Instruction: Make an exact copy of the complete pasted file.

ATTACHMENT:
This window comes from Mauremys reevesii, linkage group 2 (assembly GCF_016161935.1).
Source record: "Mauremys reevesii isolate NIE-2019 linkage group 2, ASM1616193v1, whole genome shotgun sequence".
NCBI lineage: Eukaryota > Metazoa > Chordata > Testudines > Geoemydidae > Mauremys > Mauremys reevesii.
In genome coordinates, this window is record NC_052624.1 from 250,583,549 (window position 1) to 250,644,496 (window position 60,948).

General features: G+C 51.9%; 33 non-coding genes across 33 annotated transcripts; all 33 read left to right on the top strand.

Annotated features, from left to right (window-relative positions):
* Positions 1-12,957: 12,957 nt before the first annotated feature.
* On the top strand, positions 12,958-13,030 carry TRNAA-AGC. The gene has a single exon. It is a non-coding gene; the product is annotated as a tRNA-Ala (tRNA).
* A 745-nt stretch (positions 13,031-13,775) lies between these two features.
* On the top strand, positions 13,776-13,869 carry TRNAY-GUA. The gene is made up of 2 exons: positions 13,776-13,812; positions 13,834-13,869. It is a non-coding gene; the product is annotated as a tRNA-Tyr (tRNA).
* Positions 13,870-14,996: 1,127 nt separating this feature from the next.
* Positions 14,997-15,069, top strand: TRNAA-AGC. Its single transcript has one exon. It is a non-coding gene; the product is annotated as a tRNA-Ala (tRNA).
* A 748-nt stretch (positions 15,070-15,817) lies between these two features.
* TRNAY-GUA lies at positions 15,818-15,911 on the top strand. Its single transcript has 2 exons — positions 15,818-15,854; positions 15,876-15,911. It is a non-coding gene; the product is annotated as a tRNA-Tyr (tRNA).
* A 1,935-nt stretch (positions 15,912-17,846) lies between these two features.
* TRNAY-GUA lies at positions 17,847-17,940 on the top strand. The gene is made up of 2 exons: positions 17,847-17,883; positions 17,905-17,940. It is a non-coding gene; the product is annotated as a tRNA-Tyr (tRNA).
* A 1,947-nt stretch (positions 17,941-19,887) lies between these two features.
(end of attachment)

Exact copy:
This window comes from Mauremys reevesii, linkage group 2 (assembly GCF_016161935.1).
Source record: "Mauremys reevesii isolate NIE-2019 linkage group 2, ASM1616193v1, whole genome shotgun sequence".
NCBI lineage: Eukaryota > Metazoa > Chordata > Testudines > Geoemydidae > Mauremys > Mauremys reevesii.
In genome coordinates, this window is record NC_052624.1 from 250,583,549 (window position 1) to 250,644,496 (window position 60,948).

General features: G+C 51.9%; 33 non-coding genes across 33 annotated transcripts; all 33 read left to right on the top strand.

Annotated features, from left to right (window-relative positions):
* Positions 1-12,957: 12,957 nt before the first annotated feature.
* On the top strand, positions 12,958-13,030 carry TRNAA-AGC. The gene has a single exon. It is a non-coding gene; the product is annotated as a tRNA-Ala (tRNA).
* A 745-nt stretch (positions 13,031-13,775) lies between these two features.
* On the top strand, positions 13,776-13,869 carry TRNAY-GUA. The gene is made up of 2 exons: positions 13,776-13,812; positions 13,834-13,869. It is a non-coding gene; the product is annotated as a tRNA-Tyr (tRNA).
* Positions 13,870-14,996: 1,127 nt separating this feature from the next.
* Positions 14,997-15,069, top strand: TRNAA-AGC. Its single transcript has one exon. It is a non-coding gene; the product is annotated as a tRNA-Ala (tRNA).
* A 748-nt stretch (positions 15,070-15,817) lies between these two features.
* TRNAY-GUA lies at positions 15,818-15,911 on the top strand. Its single transcript has 2 exons — positions 15,818-15,854; positions 15,876-15,911. It is a non-coding gene; the product is annotated as a tRNA-Tyr (tRNA).
* A 1,935-nt stretch (positions 15,912-17,846) lies between these two features.
* TRNAY-GUA lies at positions 17,847-17,940 on the top strand. The gene is made up of 2 exons: positions 17,847-17,883; positions 17,905-17,940. It is a non-coding gene; the product is annotated as a tRNA-Tyr (tRNA).
* A 1,947-nt stretch (positions 17,941-19,887) lies between these two features.